Autonomous snow skiing robots are the future, and the future looks adorable. Watch Jennifer, a little humanoid robot made by the University of Manitoba's Autonomous Agents Laboratory, take some turns on the slopes.
Jennifer can ski and play hockey -- even though she's a robot -- but there's more to her than just fun and games. Researchers hope that someday, the same principles they're using to program Jenny to play sports will be used to create firefighters and rescue robots, able to adapt to changing environments.
On today's show, we explain why Google is growing human skin in a lab, watch an adorable robot ski in the name of science and cheer on NASA as it starts collecting data from its SMAP satellite.
As you load up your skis or snowboard, don't forget to download other pieces of indispensable gear: handy apps for navigating the mountain. In this Tech Minute, CNET's Kara Tsuboi reports on the best apps to get the most out of your day on the slopes.
CNET doesn't usually write up ski equipment, but with more ski gear going high-tech -- and mingling with the high-tech gear we carry day to day -- we thought we'd have some fun rounding up some of the more innovative ski gear available today.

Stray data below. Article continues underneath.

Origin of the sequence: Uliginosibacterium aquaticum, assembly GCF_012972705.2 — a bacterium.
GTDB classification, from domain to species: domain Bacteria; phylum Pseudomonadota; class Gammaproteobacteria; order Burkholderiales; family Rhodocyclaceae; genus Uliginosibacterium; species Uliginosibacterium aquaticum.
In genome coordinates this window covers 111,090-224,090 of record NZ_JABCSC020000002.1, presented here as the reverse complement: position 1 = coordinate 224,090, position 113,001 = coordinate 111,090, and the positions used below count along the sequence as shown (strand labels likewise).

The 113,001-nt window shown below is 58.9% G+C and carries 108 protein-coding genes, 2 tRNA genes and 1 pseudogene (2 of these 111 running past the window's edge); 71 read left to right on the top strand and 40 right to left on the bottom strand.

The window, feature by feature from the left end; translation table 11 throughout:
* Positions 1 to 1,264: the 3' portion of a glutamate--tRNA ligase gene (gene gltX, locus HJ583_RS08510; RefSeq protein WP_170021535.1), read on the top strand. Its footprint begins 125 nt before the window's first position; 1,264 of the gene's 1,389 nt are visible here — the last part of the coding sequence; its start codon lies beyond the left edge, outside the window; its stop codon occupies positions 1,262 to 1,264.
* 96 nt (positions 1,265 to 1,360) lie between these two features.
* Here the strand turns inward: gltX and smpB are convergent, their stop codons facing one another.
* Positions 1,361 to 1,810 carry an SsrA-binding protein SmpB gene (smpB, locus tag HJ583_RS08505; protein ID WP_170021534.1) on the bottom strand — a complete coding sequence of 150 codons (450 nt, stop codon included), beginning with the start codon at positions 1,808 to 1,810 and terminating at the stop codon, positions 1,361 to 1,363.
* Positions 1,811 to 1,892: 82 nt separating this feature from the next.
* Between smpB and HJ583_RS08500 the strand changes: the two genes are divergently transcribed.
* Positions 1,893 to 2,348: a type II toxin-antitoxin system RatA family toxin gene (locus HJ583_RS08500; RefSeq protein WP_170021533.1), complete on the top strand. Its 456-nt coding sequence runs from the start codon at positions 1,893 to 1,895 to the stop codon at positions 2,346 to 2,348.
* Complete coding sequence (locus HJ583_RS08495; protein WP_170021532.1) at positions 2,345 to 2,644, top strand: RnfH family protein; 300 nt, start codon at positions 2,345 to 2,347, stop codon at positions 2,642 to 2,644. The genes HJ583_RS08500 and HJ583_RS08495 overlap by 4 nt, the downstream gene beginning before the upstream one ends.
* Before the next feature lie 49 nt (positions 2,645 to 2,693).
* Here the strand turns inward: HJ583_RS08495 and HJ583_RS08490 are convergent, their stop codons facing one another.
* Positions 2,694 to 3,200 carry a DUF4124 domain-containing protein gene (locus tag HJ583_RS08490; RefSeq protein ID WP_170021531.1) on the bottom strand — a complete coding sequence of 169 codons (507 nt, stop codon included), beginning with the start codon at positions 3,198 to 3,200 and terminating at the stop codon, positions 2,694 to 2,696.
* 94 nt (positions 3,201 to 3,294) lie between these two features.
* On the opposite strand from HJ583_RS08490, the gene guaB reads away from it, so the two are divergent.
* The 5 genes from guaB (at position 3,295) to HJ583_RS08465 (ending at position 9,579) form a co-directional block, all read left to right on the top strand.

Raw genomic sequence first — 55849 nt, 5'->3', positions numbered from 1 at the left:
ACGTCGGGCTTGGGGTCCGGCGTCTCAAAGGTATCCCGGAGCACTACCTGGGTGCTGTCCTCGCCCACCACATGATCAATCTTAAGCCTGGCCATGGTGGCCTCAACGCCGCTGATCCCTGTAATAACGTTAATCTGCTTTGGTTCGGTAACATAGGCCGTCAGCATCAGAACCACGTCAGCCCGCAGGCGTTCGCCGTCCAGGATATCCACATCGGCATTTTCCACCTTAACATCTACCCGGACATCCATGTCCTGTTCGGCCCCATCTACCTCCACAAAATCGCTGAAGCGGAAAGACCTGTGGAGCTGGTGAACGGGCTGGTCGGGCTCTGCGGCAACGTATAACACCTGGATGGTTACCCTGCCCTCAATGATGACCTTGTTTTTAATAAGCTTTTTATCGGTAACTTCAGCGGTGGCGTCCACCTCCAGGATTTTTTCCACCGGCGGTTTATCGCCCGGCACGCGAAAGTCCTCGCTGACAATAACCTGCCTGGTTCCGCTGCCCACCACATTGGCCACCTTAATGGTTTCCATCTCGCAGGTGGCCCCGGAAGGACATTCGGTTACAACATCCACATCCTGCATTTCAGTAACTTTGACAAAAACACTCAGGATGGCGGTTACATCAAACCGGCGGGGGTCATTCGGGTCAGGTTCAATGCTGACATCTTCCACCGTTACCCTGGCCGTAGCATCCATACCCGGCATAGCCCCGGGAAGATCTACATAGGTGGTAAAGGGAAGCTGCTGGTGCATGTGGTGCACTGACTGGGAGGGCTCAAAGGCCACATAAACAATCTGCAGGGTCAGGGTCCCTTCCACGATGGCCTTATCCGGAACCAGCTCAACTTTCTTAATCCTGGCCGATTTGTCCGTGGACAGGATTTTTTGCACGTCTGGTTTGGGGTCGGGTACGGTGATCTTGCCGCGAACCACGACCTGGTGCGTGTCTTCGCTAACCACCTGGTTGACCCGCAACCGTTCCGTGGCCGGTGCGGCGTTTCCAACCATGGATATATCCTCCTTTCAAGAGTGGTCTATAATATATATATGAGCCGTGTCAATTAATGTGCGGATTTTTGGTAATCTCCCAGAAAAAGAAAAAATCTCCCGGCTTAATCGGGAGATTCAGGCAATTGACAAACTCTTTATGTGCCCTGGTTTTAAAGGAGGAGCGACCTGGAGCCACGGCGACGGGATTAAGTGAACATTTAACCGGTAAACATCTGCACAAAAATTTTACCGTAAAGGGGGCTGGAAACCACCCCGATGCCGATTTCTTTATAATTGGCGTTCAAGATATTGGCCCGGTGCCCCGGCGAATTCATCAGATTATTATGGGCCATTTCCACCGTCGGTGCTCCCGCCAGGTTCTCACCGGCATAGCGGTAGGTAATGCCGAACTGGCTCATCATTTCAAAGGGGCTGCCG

A new startup promises the world's first true augmented-reality ski goggles for skiers and snowboarders that you can control with your eyes.
Where's the powder? Skiers and riders, get snow conditions for your local resorts with the updated Weather Channel iOS app.
Skywriting airplanes take to Austin's skies to attempt the impossible: spell out the infinite sequence of pi.
From goggles that can show you trail maps to gloves that let you control your phone, CNET's Sumi Das strapped on her snowboard to take some ski gadgets on a test run.
North Lake Tahoe creates an Apres Ski guide, which suggests that any tourist who works at Google should buy a round of drinks. However, to view the guide, you have to go through a data-sucking slalom.